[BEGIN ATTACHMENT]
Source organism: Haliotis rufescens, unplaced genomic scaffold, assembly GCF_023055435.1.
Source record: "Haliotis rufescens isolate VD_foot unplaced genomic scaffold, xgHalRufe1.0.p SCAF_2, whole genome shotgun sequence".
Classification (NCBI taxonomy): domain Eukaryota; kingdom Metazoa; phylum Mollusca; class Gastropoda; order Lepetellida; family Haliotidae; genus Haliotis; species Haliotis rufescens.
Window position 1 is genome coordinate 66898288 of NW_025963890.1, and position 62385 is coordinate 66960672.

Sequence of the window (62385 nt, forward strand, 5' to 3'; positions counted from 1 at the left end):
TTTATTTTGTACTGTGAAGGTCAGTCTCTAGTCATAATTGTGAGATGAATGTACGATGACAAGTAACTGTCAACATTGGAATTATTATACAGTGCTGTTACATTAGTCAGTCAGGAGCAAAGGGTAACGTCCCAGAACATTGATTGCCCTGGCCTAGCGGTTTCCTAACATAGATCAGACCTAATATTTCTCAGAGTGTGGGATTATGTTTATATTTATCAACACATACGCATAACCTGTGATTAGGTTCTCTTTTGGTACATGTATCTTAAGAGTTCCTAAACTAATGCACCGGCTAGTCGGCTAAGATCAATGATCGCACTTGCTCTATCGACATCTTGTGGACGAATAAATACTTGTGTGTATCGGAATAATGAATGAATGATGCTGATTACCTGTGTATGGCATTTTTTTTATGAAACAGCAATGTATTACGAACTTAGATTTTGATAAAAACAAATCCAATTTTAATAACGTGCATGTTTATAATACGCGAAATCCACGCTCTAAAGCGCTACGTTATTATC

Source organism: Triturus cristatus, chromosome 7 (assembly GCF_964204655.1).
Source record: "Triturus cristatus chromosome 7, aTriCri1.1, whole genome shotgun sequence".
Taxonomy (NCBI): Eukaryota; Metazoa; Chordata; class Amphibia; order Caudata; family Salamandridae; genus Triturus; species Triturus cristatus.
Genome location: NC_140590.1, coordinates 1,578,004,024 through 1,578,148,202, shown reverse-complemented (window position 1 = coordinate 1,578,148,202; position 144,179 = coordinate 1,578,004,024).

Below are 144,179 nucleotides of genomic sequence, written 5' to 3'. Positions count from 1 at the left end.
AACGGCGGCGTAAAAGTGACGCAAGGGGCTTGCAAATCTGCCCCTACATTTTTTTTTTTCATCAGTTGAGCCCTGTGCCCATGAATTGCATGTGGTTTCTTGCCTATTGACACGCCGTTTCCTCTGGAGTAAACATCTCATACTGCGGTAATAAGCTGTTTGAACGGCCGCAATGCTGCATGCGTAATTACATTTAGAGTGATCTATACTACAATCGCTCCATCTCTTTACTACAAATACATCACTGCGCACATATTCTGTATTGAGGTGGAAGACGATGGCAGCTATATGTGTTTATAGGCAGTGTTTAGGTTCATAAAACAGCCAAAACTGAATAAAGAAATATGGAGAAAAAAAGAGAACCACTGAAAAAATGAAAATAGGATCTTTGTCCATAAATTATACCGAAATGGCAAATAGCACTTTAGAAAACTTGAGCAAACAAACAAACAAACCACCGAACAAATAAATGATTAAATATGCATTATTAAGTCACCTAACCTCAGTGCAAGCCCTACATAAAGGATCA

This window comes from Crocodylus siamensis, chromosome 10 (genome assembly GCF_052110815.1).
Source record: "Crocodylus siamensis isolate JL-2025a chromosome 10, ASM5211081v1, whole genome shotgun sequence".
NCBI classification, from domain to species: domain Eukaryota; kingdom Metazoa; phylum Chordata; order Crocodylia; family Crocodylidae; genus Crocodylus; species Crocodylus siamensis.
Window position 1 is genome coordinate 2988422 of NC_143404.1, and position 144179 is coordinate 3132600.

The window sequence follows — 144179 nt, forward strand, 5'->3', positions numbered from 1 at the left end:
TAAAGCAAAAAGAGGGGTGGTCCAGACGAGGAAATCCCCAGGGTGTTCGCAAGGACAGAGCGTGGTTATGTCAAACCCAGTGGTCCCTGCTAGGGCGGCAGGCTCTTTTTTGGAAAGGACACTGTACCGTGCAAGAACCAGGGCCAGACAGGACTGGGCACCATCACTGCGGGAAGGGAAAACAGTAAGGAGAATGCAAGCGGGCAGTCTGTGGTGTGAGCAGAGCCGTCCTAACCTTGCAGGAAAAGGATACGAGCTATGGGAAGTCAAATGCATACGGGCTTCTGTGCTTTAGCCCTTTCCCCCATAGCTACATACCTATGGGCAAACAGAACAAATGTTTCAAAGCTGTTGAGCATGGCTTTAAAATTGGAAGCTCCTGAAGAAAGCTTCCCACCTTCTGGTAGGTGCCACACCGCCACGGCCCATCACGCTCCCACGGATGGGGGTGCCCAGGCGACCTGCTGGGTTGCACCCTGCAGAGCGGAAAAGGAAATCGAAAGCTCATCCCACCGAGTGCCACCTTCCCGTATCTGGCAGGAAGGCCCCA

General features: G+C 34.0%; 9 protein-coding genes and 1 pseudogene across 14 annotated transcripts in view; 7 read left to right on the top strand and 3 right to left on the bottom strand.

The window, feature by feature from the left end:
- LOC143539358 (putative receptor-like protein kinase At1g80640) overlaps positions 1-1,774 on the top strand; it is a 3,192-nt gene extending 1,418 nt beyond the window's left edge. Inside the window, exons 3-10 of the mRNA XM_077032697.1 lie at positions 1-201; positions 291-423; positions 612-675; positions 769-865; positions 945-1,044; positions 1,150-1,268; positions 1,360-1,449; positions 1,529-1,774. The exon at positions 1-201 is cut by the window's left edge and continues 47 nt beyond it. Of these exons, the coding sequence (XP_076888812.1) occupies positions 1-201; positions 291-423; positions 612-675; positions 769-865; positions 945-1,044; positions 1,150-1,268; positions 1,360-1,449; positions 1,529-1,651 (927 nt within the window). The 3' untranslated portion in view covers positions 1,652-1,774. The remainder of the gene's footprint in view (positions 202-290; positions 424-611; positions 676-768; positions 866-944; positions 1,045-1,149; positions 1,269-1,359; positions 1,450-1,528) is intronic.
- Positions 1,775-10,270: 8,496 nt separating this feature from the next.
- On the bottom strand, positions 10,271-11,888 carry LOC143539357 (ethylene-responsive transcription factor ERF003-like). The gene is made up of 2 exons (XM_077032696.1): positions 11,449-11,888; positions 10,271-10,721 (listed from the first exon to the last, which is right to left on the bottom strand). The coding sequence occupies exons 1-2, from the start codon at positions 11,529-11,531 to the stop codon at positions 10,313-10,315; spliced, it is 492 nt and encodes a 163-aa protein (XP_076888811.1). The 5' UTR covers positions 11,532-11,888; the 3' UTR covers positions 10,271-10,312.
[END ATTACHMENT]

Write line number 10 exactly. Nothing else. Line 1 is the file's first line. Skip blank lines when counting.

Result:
Genome location: NC_140590.1, coordinates 1,578,004,024 through 1,578,148,202, shown reverse-complemented (window position 1 = coordinate 1,578,148,202; position 144,179 = coordinate 1,578,004,024).